Table 2 displays the effect of having non-family services – school, health service, bus stop, and employer – within a one-hour walk from place of residence before the age of 12. As shown in Models 1 through 4, only one of four services, bus stops, has a negative effect on the odds of a first birth, as expected. The odds multiplier of 0.70 indicates that having a bus stop within a one-hour walk from the respondent's childhood place of residence reduces the monthly odds of a first birth by 30%. Next, Model 5 shows the effect of the number of non-family services within a one-hour walk during childhood on the odds of a first birth. As one would expect, given that the negative effects of living near a school or a bus stop are somewhat offset by the positive effects of living near a health service or an employer, the effect of the number of nearby non-family services remains negative, but is not statistically significant.

Overall, the negative effect of number of non-family services in general, and of living near a school or a bus stop in particular, are consistent with the childhood socialization hypothesis that assumes that the context individuals socialize during their childhood leaves a lasting imprint on their lives and affect their later life outcomes (Becker 1996; Elder 1977). These results are also consistent with the related work that finds a significant relationship between childhood neighborhood context and later fertility behavior in this setting (Axinn & Yabiku 2001; Axinn, Ghimire & Barber 2007; Ghimire & Axinn 2006). Finally, as discussed above, because these models do not include controls for participation in spouse choice (because the measures are not available), these observed total effects include an indirect effect via spouse choice that probably speeds first birth. As a result these are conservative estimates of the true delaying effects of exposure to non-family services and organizations.

Impact of contemporary non-family services

Table 3 displays our estimates of the influence of the respondent's current neighborhood non-family services on the monthly odds of first birth, controlling for childhood non-family services). We model the effects of the individual services both ways, first individually (Models 1 though 5) and then summed together (Model 6), following the same analytic strategies as above.

Table 3
Multi-level Discrete-Time Hazard Model Estimates of Impact of Adult Non-family Services on First Birth

In Model 1 of Table 3, we estimate of the effect of the presence of school within a 15-minute walk from the respondent's neighborhood on the odds of a first birth. The odds multiplier of 0.98 indicates that each additional year of having a school within a 15-minute walk from the respondent's neighborhood reduces the odds of a first birth by 2%. This means women who lived in neighborhoods that have had a school within a 15-minute walk for ten years had monthly odds of a first birth (0.98 10 =0.817; 1-0.817= 0.18) 18% lower than women who lived in neighborhoods with no school within 15-minutes walk. Model 2 of Table 3 estimates the impact of the presence of health service within a 15-minute walk from the respondent's neighborhood on the odds of a first birth. Again the odds multiplier of 0.99 indicates that each additional year of having a health service within a 15-minute walk reduces the rate of first birth by 1%. Model 4 of Table 3 estimates the impact of having an employer within 15-minute walk on the odds of first birth. As for the effect of a school and health service, the odds multiplier of 0.99 indicates that each additional year of having an employer within a 15-minute walk reduces the odds of first birth by 1%. Model 5 of Table 3 estimates the impact of having a cooperative within a 15-minutewalk on the odds of first birth. We find a strong negative, statistically significant effect of having a cooperative on the odds of first birth. The odds multiplier of 0.98 indicates that each additional year of having a cooperative within a 15-minute walk reduces the monthly odds of first birth by 2%.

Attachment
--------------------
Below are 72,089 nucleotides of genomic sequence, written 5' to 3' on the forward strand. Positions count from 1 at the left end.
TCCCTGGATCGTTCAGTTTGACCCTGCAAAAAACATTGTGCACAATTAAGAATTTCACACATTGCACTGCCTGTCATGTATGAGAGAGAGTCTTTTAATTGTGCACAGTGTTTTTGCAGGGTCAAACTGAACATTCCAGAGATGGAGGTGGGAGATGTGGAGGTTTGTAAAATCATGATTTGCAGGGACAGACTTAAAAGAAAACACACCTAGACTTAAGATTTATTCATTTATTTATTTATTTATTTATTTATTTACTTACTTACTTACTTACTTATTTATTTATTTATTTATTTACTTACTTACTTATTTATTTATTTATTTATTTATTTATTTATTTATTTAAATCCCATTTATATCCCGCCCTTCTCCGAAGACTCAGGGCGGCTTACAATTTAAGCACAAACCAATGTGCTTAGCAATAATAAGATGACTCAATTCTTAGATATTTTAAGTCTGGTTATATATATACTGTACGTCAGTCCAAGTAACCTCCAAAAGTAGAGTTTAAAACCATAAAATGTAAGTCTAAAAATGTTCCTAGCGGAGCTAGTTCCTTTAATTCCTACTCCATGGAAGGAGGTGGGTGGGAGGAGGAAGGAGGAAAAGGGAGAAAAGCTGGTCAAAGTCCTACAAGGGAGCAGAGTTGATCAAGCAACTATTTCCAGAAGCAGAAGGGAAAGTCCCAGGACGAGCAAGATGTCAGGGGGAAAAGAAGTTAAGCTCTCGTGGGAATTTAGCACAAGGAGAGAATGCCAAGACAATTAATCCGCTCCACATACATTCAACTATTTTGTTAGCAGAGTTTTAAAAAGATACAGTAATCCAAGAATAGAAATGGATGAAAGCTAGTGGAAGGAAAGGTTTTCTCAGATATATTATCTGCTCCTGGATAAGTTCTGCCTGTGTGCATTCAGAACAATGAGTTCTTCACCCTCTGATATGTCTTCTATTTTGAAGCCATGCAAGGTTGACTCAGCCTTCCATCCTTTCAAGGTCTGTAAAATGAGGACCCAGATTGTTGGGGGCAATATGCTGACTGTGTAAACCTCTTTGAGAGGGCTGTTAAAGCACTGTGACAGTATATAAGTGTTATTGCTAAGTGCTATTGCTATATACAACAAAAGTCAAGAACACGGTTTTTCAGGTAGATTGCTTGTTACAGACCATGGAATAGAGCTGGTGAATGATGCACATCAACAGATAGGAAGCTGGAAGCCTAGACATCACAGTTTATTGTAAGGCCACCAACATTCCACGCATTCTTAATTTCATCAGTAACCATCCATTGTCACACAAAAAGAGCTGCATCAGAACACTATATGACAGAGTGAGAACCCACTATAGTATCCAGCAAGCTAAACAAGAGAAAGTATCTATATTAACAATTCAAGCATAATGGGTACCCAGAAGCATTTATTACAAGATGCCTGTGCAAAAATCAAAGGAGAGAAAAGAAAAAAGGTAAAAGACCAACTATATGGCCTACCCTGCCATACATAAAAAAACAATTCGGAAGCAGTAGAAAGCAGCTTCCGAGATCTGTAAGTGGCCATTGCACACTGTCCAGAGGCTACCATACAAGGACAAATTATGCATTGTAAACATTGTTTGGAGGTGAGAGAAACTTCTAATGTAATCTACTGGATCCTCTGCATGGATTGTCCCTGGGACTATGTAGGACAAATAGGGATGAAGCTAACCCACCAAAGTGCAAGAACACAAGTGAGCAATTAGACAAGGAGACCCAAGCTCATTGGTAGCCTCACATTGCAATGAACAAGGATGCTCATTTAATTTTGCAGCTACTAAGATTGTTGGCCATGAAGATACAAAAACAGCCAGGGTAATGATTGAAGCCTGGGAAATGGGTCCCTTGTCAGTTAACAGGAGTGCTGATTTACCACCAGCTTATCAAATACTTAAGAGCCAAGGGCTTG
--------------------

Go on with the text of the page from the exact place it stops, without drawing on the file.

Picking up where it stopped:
Model 6 of Table 3 estimates the effect of the average number of years of having all five non-family services within 15-minute walk from the respondent's current neighborhood. As shown in Model 6, this has a strong negative, statistically significant effect on the odds of a first birth. The odds multiplier of 0.97 indicates that each additional year of having these non-family services within a 15-minute walk reduces the odds of a first birth by 3%. As discussed above, these are conservative estimates of the true delaying effects of exposure to non-family services and organizations because these models do not include controls for participation in spouse choice (because the measures are not available).

Overall, the effects of having non-family services within 15-minute walk from the respondent's 1996 neighborhood are in the expected direction. More interestingly, these effects are much stronger than the effects of childhood non-family services and consistent with the idea that the immediate context, or the real constraints associated with circumstances at the time of behavior, are important predictors of behavior (Ajzen 1988; Ryder 1973).

Influence of neighborhood land area devoted to agricultural uses

Model 1 in Table 4 displays the results for the influence of land area devoted to agricultural purposes on the monthly odds of a first birth, controlling for childhood bus stop services. We find a strong positive, statistically significant effect. The odds multiplier of 1.01 indicates that each additional 1% increase in percent of land area devoted to agriculture increases the odds of a first birth by 1%. Note that this is actually quite a large effect, as our measure of the percentage of land area devoted to agriculture has a large range. So, a one standard deviation difference in this measure produces more than a 22% increase in the odds of a first birth. This effect is consistent with our hypotheses that the poor agricultural setting encourages fertility, including early childbearing. This finding is also consistent with the land-labor hypothesis, which argues that people in poor rural agricultural societies maintain high fertility to keep up with the labor-intensive land cultivation practices.